Low-level drug dealers Mark and Jared Boyd received conditional sentence orders in B.C. Supreme Court Dec. 15, 2022. (Black Press file)

Low-level drug dealers Mark and Jared Boyd received conditional sentence orders in B.C. Supreme Court Dec. 15, 2022. (Black Press file)

Conditional sentences for Chilliwack father and son who trafficked cocaine

A B.C. Supreme Court judge said there’s no risk having the men serve their sentences in the community

A father and son who sold cocaine through a dial-a-dope phone line have avoided jail time, but will face strict conditions as they serve their sentences in Chilliwack.

Mark Boyd, 60, and Jared Boyd, 30, pleaded guilty to drug trafficking charges dating back to 2018. Jared sold small amounts of cocaine to an undercover police officer twice in 2017. Mark did so four times between 2017 and 2018 and he had nine bags of cocaine with him when both men were arrested separately on Jan. 30, 2018.

Crown was asking for the pair to serve jail time, requesting 18 months for Mark and 12 months for Jared, but B.C. Supreme Court justice Kathleer Ker took a different route.

Mark Boyd received an 18-month conditional sentence order (CSO) that includes 24-hour house arrest for the first six months and a strict curfew for the next six months, along with 50 hours community service and other restrictions. Jared received a 12-month CSO with the same conditions.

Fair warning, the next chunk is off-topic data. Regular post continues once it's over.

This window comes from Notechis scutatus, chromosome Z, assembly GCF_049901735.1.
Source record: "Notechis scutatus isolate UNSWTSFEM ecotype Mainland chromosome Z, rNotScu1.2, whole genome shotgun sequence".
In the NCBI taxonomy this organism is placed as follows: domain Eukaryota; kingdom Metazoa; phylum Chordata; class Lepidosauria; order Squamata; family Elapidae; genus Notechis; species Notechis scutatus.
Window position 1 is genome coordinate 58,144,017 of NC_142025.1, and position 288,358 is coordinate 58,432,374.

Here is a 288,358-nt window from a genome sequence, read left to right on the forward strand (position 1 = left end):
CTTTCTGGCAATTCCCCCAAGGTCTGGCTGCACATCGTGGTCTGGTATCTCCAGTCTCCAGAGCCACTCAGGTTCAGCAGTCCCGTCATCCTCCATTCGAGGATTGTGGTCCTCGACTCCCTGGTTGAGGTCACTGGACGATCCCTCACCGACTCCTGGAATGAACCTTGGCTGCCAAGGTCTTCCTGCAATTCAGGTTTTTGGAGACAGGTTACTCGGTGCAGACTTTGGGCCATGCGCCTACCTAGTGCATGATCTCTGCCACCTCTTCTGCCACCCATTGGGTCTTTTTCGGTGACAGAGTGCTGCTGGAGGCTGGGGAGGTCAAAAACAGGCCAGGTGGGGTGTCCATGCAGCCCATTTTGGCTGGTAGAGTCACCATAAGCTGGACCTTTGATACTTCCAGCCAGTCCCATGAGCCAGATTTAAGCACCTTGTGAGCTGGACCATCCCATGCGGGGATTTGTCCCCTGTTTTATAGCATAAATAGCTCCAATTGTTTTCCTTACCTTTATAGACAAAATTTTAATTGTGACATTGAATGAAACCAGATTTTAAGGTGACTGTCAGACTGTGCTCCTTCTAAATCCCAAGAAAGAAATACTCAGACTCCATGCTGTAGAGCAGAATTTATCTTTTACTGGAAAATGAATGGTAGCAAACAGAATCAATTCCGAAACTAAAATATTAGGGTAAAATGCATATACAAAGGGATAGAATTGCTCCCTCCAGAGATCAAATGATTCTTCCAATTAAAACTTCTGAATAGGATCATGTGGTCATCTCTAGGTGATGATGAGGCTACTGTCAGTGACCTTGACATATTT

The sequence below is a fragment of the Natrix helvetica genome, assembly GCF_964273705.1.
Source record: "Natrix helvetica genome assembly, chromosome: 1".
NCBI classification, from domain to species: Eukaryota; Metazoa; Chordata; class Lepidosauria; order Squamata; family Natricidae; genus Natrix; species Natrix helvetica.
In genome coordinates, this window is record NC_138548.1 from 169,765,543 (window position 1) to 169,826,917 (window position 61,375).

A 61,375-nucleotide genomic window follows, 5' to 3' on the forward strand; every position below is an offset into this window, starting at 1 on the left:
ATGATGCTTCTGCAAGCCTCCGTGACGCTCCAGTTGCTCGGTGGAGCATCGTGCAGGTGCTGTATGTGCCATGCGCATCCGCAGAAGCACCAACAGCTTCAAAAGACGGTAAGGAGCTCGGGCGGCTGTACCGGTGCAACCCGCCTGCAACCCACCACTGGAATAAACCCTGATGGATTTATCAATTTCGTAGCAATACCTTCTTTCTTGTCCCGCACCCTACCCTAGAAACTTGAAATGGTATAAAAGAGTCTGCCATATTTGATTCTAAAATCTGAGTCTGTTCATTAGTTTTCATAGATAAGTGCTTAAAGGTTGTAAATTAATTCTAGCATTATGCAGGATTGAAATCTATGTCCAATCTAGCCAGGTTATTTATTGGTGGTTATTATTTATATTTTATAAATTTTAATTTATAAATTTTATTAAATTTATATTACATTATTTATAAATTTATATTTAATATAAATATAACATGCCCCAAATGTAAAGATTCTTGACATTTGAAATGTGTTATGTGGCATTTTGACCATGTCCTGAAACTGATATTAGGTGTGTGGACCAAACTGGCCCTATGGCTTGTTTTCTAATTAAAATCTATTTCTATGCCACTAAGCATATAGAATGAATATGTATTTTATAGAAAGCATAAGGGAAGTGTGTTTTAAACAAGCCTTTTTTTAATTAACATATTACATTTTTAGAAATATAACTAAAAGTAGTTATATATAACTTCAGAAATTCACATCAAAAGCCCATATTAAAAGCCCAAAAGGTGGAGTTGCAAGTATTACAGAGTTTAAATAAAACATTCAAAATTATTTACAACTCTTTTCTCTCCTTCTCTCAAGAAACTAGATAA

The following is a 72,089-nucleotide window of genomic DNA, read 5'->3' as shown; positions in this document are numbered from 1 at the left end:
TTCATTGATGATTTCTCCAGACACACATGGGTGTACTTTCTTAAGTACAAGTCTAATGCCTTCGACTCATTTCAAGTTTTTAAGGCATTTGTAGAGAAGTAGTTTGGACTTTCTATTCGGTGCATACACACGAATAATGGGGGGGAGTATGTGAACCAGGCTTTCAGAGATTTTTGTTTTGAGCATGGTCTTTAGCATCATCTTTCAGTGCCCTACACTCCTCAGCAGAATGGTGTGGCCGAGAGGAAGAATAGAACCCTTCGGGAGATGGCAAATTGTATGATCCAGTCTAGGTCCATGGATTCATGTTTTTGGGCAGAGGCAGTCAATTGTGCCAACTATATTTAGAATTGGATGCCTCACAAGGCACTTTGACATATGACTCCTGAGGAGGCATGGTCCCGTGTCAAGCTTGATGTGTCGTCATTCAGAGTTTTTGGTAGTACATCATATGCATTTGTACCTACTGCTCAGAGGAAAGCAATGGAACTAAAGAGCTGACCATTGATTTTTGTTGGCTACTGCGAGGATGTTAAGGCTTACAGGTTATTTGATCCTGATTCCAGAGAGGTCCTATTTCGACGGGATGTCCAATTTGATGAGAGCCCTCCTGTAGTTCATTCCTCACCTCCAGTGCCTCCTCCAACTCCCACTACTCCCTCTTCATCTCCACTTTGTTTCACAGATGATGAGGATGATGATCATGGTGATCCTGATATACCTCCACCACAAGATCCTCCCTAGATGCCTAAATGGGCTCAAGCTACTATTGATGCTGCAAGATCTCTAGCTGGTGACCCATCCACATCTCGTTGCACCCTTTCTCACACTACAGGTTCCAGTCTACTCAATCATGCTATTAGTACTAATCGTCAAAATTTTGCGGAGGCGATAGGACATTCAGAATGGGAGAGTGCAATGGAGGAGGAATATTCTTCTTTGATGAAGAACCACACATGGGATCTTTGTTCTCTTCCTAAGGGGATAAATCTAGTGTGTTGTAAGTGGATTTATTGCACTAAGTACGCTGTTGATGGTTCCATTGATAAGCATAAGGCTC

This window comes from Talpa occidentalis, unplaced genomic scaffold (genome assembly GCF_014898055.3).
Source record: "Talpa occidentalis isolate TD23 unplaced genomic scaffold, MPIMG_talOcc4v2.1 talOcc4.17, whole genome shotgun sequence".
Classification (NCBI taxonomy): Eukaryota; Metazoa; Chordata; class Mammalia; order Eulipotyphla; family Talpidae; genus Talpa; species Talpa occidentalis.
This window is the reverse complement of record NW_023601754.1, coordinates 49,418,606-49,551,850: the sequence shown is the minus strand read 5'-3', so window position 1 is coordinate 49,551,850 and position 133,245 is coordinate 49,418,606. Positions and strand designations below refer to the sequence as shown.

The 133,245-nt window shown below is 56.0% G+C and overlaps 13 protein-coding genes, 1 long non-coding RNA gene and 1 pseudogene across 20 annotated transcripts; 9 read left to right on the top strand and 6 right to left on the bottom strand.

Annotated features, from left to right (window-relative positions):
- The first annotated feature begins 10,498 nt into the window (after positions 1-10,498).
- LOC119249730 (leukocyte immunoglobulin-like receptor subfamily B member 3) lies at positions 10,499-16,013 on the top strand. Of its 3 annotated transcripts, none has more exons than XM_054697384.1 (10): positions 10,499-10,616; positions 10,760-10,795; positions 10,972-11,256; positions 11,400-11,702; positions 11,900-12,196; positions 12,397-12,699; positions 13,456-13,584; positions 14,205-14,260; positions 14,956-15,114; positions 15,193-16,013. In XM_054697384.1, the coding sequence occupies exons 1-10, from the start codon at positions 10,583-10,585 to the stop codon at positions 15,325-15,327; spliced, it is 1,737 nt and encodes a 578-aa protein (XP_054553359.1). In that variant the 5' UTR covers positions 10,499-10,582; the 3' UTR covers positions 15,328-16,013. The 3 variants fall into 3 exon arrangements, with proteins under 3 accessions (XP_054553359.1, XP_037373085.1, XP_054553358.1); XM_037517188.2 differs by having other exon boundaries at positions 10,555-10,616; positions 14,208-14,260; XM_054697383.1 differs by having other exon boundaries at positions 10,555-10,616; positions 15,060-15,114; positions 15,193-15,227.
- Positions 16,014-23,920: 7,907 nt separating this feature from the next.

When the federal government passed Bill C-5 earlier this year, it gave judges the option of conditional sentences and the ability to “establish diversion measures for simple drug possession offences.”

Basically, it was intended to lessen the burden on the prison system.

Ker seized on the opportunity for a CSO with two men she described as showing sincere remorse and working very hard at change since they committed their crimes. Both men said they were addicted to cocaine themselves, and they became low-level dealers to fund their addictions. Both claim to have been drug free since their arrest. Both have gone to addictions counselling and both are employed.

Defence lawyers provided several letters of support from friends, family and employers testifying to how they have turned their lives around. Ker described their performance while on bail as “exemplary” and said that while they were part of the drug trade, they were also victims of it.

“Putting either man in jail at this time would severely, negatively impact significant progress they have made over the past five years and effectively undo the enormous steps each man has taken to turn his life around,” Ker said.  

The Boyds started selling when they lived in Cold Lake, AB, and there was a warrant for their arrest when they were picked up in Chilliwack. Mark Boyd served a 10 month jail sentence for the Cold Lake offences while Jared received probation.

After Ker finished with the sentencing, she ended with a word of caution for both men, warning them that a breach of their CSO will land them in jail.

“It is abundantly clear to me that your family, your employers and your friends have determined that is worth taking a chance on each of you,” she said. “You have worked hard to turn your lives around. Keep on that path. Do not waver from it. You are both very fortunate men to have the support of your families, your employers and your friends. It is my belief and hope that you will not disappoint them or me. Good luck to you both.”


@ProgressSports
eric.welsh@theprogress.com

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